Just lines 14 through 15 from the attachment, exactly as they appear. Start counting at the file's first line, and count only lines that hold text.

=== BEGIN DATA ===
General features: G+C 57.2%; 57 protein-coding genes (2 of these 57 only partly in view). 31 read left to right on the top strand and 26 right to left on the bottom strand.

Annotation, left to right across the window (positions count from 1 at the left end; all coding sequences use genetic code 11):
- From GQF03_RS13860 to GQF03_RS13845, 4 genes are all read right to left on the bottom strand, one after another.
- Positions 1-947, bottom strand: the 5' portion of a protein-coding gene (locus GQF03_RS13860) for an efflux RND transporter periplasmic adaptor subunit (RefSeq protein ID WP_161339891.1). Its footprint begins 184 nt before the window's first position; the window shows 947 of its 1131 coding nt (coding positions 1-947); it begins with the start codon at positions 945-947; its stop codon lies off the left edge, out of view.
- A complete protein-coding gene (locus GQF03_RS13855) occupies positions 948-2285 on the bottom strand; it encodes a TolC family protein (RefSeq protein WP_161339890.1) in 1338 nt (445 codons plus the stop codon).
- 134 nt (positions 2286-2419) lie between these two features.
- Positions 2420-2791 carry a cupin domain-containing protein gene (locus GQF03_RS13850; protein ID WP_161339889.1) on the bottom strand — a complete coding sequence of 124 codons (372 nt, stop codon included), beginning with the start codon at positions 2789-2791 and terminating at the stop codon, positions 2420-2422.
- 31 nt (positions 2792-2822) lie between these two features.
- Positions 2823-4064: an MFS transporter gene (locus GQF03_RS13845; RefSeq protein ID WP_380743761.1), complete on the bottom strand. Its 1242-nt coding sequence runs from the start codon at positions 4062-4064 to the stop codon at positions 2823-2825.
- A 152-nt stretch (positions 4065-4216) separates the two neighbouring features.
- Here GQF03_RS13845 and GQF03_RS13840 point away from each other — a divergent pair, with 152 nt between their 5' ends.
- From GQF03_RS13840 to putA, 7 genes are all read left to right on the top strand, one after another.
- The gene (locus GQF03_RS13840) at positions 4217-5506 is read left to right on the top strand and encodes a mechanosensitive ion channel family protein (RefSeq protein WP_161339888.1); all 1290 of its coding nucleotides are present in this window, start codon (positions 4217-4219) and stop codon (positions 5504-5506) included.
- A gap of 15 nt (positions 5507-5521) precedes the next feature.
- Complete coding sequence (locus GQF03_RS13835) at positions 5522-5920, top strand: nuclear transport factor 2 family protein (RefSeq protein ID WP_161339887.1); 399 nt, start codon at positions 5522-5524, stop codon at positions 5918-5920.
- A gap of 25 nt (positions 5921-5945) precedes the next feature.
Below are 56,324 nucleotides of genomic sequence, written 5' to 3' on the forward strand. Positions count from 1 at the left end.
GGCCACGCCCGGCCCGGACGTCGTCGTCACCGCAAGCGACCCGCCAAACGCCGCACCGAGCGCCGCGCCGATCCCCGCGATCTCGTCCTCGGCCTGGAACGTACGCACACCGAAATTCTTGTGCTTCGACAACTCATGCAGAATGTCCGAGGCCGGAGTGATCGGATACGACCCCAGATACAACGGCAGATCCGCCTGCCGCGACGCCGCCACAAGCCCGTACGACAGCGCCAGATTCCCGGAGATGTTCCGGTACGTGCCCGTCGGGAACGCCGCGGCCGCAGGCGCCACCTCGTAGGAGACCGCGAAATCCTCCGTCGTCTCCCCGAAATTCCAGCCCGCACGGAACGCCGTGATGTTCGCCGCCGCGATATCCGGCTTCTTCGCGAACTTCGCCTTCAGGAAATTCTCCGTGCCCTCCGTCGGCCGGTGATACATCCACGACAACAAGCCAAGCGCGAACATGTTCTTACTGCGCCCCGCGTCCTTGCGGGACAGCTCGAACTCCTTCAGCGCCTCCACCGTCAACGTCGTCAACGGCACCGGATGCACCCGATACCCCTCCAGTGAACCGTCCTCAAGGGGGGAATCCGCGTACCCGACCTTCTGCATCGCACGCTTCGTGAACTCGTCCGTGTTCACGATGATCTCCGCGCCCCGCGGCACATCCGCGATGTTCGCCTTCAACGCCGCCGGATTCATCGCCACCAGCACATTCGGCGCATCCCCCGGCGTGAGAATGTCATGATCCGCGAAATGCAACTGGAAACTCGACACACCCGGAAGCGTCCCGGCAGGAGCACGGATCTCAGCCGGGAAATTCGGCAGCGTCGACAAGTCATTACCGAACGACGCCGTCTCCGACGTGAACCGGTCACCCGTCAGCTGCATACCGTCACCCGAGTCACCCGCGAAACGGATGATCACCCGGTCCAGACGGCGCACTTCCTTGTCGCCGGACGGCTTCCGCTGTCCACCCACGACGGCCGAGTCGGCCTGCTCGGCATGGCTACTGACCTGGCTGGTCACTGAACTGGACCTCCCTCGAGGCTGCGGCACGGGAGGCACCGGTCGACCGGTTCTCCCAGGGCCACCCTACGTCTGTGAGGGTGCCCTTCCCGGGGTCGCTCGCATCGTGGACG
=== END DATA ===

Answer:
- A gap of 15 nt (positions 5507-5521) precedes the next feature.
- Complete coding sequence (locus GQF03_RS13835) at positions 5522-5920, top strand: nuclear transport factor 2 family protein (RefSeq protein ID WP_161339887.1); 399 nt, start codon at positions 5522-5524, stop codon at positions 5918-5920.